A 27-year-old Syrian man who was denied asylum in Germany a year ago, died on Sunday when he detonated a bomb outside a crowded music festival in Bavaria, making it the fourth violent attack in Germany within a week, according to a senior Bavarian state official.

Police stated that 12 people were injured, including three seriously, in the attack in Ansbach, a small town of 40,000 people southwest of Nuremberg which is also home to a US Army base.

The incident will incense growing public uncertainty surrounding Chancellor Angela Merkel’s open-door refugee policy, which granted over a million migrants entry to Germany over the past year, with many fleeing wars in Afghanistan, Syria and Iraq.

Bavarian Interior Minister, Joachim Herrmann talking to reporters at an impromptu news conference, early Monday, said, “It’s terrible… that someone who came into our country to seek shelter has now committed such a heinous act and injured a large number of people who are at home here, some seriously.”

“It’s a further, horrific attack that will increase the already growing security concerns of our citizens. We must do everything possible to prevent the spread of such violence in our country by people who came here to ask for asylum,” he said.

Hermann claimed he was unsure if the man, who had arrived in Germany two years ago and had attempted suicide twice before, had planned to kill himself only or “take others with him into death”.

The attack marked the fourth violent incident in Germany in a week, including the murder of nine people by an 18-year-old Iranian-German gunman in Munich on Friday.

The man, whose identity has not yet been disclosed, was apparently living in Ansbach for some time.

Although he had been denied asylum, he had not been in danger of deportation immediately as there was a civil war raging in Syria.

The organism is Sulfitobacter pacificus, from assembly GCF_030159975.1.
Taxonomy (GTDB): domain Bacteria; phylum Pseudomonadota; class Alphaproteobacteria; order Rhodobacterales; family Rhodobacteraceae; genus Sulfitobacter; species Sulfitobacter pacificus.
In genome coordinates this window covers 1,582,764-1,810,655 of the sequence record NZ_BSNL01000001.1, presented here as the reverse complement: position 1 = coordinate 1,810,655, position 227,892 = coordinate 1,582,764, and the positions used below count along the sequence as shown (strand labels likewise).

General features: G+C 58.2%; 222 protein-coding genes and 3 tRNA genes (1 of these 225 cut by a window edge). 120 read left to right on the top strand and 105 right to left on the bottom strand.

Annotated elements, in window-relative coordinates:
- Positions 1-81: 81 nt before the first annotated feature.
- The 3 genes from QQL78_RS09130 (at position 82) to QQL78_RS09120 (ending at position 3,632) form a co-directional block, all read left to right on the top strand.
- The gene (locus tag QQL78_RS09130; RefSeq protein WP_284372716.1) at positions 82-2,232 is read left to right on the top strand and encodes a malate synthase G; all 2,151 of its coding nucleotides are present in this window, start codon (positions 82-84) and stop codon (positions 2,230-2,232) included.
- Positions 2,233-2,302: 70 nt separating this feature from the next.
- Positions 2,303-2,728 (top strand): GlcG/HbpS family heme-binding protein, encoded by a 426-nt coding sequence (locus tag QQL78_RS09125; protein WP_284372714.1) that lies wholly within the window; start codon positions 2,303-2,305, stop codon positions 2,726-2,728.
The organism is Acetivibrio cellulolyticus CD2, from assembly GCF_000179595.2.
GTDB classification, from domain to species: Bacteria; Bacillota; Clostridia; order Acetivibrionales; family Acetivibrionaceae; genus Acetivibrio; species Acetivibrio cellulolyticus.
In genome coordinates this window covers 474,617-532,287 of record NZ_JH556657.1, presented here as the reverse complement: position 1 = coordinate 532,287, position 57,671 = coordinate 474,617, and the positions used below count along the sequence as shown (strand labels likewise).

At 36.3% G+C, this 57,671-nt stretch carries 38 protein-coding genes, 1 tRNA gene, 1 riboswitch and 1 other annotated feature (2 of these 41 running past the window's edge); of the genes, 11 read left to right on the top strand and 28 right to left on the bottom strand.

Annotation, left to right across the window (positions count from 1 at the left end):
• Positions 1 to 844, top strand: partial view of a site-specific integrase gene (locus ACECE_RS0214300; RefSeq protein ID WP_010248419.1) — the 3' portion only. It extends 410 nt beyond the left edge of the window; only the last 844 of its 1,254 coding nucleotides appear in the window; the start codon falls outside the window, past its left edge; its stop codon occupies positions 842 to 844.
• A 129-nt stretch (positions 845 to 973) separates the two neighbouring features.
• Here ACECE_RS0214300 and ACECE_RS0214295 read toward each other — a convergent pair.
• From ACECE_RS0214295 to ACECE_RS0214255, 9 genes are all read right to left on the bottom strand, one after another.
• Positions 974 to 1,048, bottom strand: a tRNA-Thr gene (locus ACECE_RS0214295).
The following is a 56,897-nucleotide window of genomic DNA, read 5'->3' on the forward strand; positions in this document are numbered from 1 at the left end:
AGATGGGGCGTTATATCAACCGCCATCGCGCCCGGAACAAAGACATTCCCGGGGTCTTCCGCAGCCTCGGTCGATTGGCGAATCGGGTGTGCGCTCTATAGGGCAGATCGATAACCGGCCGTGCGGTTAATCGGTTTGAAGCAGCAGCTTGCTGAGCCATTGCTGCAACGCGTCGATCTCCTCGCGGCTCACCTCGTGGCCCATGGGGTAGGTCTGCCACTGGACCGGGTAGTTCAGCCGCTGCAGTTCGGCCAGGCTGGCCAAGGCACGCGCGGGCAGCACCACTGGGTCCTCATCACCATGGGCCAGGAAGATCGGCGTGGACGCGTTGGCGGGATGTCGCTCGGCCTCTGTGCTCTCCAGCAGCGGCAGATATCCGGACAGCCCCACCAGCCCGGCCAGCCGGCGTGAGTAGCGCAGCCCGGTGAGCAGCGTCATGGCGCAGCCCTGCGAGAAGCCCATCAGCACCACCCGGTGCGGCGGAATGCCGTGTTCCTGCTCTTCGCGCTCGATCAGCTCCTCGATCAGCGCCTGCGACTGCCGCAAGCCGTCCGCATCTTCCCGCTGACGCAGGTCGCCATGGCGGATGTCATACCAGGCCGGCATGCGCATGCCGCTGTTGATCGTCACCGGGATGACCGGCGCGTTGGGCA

Hermann further mentioned that he could not eliminate the possibility of an extremist-motivated attack, highlighting the fact that the man’s backpack was filled with explosives and metal parts that was capable of killing more people.

He added that investigators would do their best to investigate the attack and fully comprehend the man’s intentions and reasons.

A United States intelligence official, speaking in anonymity, claimed that investigators would center on what the bomber was doing before he left Syria, why he was denied asylum and whether the attempted attack was personal or political.

According to him, the man had been refused entry to the Ansbach Open music festival not too long before the explosion, which occurred outside a restaurant called Eugens Weinstube.

Police asserted that over 2,000 people were evacuated from the festival following the explosion. A substantial area around the blast site was cordoned off hour s later.

Thomas Debinski, an Ansbach resident, commented that people were in panic when they heard the explosion, especially following the events of the past week.

“Suddenly you heard a loud, a really loud bang, it was like an exploding sound, definitely an explosion,” he said. “[People were] definitely panicking.”

He said it became apparent that someone had detonated a bomb in a rucksack.

A 21-year-old Syrian refugee, earlier on Sunday, had been arrested after killing  pregnant woman and injuring two people with a machete in the southwestern city of Reutlingen, near Stuttgart.

“After what just happened in Munich, and today in Reutlingen, what you hear about, it is very disturbing, when you know that such a thing can happen so close to you, in such a small town as Ansbach,” Debinski said.

A week ago, a refugee from Pakistan displaying an axe injured five people near Wuerzbuerg, in southern Germany, before he was shot dead by police.

Police believe that neither Sunday’s machete attack nor Friday’s shooting in Munich showed any sign of relations with the militant Islamic State (IS) group or other militant groups.

IS, however, claimed responsibility for the July 18 axe attack in Wuerzbuerg. It also claimed responsibility for the July 14 attack in France, which saw a Tunisian man driving a truck into Bastille Day holiday crowds in the French Riviera city of Nice, leaving 84 people dead.

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